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The Best Securities to Donate to Support Charity

Andrew Stewart, CFA
May 12, 2020

Donating Stock is ComplicatedThere have always been worthwhile causes for each of us to support with our time and treasure, but times like these have accentuated the need. Whether it's a front-line health organization like a non-profit hospital, a safety net charity like a food pantry, or supporting the community orchestra to avoid a permanent shutdown, there are many worthwhile causes for you to support if you have a little extra. Before you reach for your checkbook, you might be able to lighten the load come tax season, because the tax law is written to reward your good deed. Regular readers might remember that we've already written about donating tax efficiently and your limited options to avoid capital gains taxes, but I want to go one step further as a portfolio manager. Suppose that you have already decided to donate an appreciated security to a worthwhile charity. How do you decide which to donate?

This is not a trivial question, and it depends upon a number of factors:

  1. What does your portfolio look like now?
  2. What do you want your portfolio to look like after you make the donation?
  3. Are you willing to pay some taxes now and to avoid paying more taxes later?

How Hard Can It Be to Give Away Money?

The actual process of gifting a security is fairly easy with a form from your custodian, but they will require you to tell them which securities to send to the charity. The custodian won't pick for you. If you don't care about your tax bill, you could simply give whatever securities are appropriate to rebalance your portfolio to where you want it to be. Let's examine how that could be folly. Suppose your portfolio is already exactly where you want it, and you just give a little of everything:Giving a little of everythingYour total embedded gains went down (good), but you gave away some of the fund that had an embedded loss (bad).

Rule: Only donate securities with an embedded gain.

Do not donate securities that could be sold at a loss. If you have multiple lots of the same security, avoid donating the lots that are at losses. If all you have are at losses, abandon this endeavor, sell the shares, book the tax loss, and donate cash.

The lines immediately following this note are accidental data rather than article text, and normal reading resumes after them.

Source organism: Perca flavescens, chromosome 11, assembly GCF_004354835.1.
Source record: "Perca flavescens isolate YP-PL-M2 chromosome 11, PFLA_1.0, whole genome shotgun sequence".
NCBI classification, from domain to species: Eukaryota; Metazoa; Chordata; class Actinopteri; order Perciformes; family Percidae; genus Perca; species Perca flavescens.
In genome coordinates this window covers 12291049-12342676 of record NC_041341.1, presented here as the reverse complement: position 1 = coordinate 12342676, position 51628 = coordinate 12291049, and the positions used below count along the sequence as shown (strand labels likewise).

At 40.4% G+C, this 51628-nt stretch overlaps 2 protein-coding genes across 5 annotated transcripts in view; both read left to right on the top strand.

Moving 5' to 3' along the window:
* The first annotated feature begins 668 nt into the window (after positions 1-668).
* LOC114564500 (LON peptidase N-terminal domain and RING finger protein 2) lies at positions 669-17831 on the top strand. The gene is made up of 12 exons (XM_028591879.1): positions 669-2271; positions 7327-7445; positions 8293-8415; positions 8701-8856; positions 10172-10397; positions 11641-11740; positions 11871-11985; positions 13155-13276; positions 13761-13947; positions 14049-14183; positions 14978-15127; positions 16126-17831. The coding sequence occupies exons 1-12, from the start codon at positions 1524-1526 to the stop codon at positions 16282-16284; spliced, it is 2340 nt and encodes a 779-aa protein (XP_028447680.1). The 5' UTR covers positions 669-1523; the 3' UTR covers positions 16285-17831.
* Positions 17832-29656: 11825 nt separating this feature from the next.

You can do even better, in the long-term, if you can tolerate booking some taxable gains now. Look at what happens when someone follows the simple rule above, but just picks the single security with the largest dollar gain.Giving the Security with the Largest Dollar GainThis isn't bad: the remaining embedded gain is lower than the first scenario (meaning you gave away more of your tax liability). A small trim of the other two securities will free up cash to buy back some of the security you donated and your portfolio is back where you want it. In this stylized example, your net capital gains taxes are slightly negative (a good thing), but if you take a longer view, you can do even better.

Let's see how we can donate this gift in such a way that your overall tax liability is decreased as much as possible.

Suggestion: Donate the highest percentage gain securities first.

While the eye is more easily drawn to the large dollar amounts in a portfolio, most portfolio management tasks are better performed with percentages in mind. In this portfolio, the smallest position, a stock that has that quintupled in price, is the best candidate for donation. Even if you think that Company ABC is a great stock that you want to continue to own, your tax liability will be lower if you donate that position and re-buy new shares of it with cash raised from selling the other two positions.Giving the Security with the Largest Percent GainYou may generate some capital gains now while trimming those other parts of the portfolio, but your total tax liability over the coming years is made lower by donating your highest percentage gain position.

It is a joy to do what we can to make the world a better place. We can experience a little joy ourselves when the IRS lets us save a bit on tax day. Crunching numbers in a brokerage statement is likely not the most joyful part of the process for you, but if you take the time, you can save even a bit more.

Stock Donation

Andrew Stewart, CFA, CAIA is Chief Investment Officer at Exchange Capital Management, a fee-only, fiduciary financial planning firm.  The opinions expressed in this article are his own.

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